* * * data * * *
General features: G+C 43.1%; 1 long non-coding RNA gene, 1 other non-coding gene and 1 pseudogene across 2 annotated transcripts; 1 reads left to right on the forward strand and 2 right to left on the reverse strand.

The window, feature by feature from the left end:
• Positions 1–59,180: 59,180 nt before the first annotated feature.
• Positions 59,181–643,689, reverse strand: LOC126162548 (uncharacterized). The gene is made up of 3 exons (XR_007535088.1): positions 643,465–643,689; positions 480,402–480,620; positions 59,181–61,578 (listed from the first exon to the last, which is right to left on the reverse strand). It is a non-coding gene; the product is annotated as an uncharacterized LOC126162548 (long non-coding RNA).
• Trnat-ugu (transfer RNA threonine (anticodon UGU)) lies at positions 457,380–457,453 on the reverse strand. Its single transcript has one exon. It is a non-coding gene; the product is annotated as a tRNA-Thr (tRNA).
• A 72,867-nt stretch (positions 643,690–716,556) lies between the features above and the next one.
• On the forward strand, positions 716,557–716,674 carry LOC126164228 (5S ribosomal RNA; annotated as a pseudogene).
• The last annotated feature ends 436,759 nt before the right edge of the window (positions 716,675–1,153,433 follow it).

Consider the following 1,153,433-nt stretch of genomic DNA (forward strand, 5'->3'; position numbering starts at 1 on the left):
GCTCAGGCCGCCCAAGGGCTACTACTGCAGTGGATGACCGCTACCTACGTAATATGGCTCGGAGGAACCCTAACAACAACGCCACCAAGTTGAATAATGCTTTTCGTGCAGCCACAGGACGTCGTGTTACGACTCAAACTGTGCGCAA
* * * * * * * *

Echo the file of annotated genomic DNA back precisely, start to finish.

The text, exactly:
General features: G+C 43.1%; 1 long non-coding RNA gene, 1 other non-coding gene and 1 pseudogene across 2 annotated transcripts; 1 reads left to right on the forward strand and 2 right to left on the reverse strand.

The window, feature by feature from the left end:
• Positions 1–59,180: 59,180 nt before the first annotated feature.
• Positions 59,181–643,689, reverse strand: LOC126162548 (uncharacterized). The gene is made up of 3 exons (XR_007535088.1): positions 643,465–643,689; positions 480,402–480,620; positions 59,181–61,578 (listed from the first exon to the last, which is right to left on the reverse strand). It is a non-coding gene; the product is annotated as an uncharacterized LOC126162548 (long non-coding RNA).
• Trnat-ugu (transfer RNA threonine (anticodon UGU)) lies at positions 457,380–457,453 on the reverse strand. Its single transcript has one exon. It is a non-coding gene; the product is annotated as a tRNA-Thr (tRNA).
• A 72,867-nt stretch (positions 643,690–716,556) lies between the features above and the next one.
• On the forward strand, positions 716,557–716,674 carry LOC126164228 (5S ribosomal RNA; annotated as a pseudogene).
• The last annotated feature ends 436,759 nt before the right edge of the window (positions 716,675–1,153,433 follow it).

Consider the following 1,153,433-nt stretch of genomic DNA (forward strand, 5'->3'; position numbering starts at 1 on the left):
GCTCAGGCCGCCCAAGGGCTACTACTGCAGTGGATGACCGCTACCTACGTAATATGGCTCGGAGGAACCCTAACAACAACGCCACCAAGTTGAATAATGCTTTTCGTGCAGCCACAGGACGTCGTGTTACGACTCAAACTGTGCGCAA